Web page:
7 votes
Accepted

Which tense to use in an academic paper when referring to past research?

It's perfectly fine to use the present tense for all research, even going back to ancient times; see here for another question about this. However, there is a way that you can usefully shift tense in ...
Ben Kovitz's user avatar
  • 27.6k
7 votes

Writing a letter to two persons who are not a couple or married?

What sounds normal depends on the culture of your boss and your "senior", your company, and other factors. One safe choice in most business situations around the world would be: Dear John Wu and ...
Jim Reynolds's user avatar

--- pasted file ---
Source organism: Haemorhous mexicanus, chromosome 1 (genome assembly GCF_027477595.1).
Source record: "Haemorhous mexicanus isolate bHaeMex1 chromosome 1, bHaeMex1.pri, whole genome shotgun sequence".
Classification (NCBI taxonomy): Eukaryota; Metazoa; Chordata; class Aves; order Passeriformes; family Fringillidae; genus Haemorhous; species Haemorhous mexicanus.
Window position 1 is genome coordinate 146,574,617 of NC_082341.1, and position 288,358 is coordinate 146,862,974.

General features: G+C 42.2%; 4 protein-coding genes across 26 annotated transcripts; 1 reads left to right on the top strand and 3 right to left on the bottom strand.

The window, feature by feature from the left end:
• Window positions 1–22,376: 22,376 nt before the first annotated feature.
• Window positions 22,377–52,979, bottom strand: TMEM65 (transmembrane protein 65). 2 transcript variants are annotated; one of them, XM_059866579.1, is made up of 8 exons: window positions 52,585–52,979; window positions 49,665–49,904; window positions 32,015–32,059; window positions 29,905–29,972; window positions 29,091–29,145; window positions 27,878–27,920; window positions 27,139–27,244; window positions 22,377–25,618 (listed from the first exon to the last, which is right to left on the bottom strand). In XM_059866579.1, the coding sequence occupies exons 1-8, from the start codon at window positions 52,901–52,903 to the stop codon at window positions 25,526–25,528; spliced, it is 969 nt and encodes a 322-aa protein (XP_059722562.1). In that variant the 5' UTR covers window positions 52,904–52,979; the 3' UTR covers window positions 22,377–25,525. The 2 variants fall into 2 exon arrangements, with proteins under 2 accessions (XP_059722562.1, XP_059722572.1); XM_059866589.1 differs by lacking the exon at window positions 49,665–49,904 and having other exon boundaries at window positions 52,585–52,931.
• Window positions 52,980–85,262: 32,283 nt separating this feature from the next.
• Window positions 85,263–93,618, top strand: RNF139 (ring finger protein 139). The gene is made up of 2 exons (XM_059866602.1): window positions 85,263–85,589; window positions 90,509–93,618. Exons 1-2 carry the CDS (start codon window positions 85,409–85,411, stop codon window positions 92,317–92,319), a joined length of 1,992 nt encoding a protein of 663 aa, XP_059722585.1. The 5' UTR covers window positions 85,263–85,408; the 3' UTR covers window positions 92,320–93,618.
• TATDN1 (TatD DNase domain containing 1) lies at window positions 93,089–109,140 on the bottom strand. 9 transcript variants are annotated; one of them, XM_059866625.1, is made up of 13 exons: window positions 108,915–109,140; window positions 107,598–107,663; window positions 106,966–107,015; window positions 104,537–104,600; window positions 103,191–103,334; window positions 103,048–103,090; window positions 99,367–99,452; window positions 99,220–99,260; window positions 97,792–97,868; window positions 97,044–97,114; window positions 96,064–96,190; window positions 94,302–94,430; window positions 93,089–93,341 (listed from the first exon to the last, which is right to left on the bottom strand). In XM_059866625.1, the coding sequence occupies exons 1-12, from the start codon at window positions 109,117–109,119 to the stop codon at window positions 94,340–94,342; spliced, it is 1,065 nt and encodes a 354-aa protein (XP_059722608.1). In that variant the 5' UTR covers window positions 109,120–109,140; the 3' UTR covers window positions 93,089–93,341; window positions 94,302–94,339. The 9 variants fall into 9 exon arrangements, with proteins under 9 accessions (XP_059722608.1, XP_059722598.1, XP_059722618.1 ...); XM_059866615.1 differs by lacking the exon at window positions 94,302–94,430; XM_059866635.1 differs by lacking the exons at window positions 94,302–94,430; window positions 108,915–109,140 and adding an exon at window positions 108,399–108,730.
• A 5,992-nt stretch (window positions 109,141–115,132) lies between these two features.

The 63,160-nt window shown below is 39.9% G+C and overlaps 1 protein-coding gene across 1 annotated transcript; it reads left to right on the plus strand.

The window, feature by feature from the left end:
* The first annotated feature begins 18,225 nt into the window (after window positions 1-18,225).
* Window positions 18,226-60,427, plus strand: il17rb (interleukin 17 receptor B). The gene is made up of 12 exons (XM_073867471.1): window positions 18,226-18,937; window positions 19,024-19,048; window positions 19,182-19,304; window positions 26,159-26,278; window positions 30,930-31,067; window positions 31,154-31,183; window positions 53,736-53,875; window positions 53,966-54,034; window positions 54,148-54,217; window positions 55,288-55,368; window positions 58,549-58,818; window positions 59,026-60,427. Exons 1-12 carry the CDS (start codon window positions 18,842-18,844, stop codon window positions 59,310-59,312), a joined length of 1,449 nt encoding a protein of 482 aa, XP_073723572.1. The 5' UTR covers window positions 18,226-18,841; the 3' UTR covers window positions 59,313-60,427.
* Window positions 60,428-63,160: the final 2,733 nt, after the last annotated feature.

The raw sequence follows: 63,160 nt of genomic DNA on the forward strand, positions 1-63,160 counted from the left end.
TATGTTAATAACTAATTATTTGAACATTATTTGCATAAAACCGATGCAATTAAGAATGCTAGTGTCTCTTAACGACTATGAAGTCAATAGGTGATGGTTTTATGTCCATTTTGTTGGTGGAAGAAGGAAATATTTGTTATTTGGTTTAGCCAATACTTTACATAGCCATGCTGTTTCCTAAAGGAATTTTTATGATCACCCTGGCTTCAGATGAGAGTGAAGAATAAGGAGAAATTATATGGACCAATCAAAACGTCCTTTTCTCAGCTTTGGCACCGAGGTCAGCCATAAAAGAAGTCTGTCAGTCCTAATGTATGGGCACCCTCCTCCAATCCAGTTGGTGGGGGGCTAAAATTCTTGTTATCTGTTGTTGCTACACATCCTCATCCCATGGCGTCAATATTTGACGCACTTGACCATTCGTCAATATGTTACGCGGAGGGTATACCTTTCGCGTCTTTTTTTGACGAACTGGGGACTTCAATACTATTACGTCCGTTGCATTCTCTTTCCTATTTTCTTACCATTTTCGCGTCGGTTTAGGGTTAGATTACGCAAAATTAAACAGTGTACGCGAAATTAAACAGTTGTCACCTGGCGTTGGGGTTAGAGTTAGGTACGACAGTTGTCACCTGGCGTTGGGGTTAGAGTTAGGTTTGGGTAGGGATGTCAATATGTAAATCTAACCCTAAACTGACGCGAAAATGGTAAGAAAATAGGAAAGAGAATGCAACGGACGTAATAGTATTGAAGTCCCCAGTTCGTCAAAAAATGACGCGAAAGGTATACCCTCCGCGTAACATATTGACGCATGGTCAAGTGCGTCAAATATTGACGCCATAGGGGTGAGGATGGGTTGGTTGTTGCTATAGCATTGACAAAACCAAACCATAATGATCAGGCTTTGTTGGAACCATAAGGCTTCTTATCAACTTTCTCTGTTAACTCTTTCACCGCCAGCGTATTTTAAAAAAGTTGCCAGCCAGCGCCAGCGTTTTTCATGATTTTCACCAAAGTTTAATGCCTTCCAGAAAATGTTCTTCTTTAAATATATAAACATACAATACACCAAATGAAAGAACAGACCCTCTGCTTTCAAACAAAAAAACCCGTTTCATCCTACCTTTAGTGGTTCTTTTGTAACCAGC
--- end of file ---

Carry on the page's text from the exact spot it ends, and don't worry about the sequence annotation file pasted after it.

• 9,997
7 votes
Accepted

Gender neutral Mx. without a name

If you don't know the gender or name of the person you are writing to, I would just use Dear Sir or Madam. Mx. is not a widely recognized title in the English language.
Lars Mekes's user avatar
  • 1,209
7 votes

Plural or single—at velocities or at velocity

What is clearest is to write The first and second cars move at speeds of 90 and 95 km/hr respectively It corresponds exactly to the mathematical notation ||v_1||= 90 km/hr and ||v_2|| = 95 km/hr ...
Jeff Morrow's user avatar
  • 32.1k
7 votes

Is "steer clear of" formal or informal?

It's difficult to say with little context if "steer clear" is used properly in regard to formality. If this is an academic paper, however, as this sounds as if it could be, I suggest ...
myacorn's user avatar
  • 2,170
7 votes

In contexts like 'this study can give English learners...', is 'can' idiomatic or should 'will' be used?

First you need to note that "can" has special grammar rules. It is a defective modal verb, so it is not used on its own but always with other verbs, and it doesn't have the full range of ...
James K's user avatar
  • 225k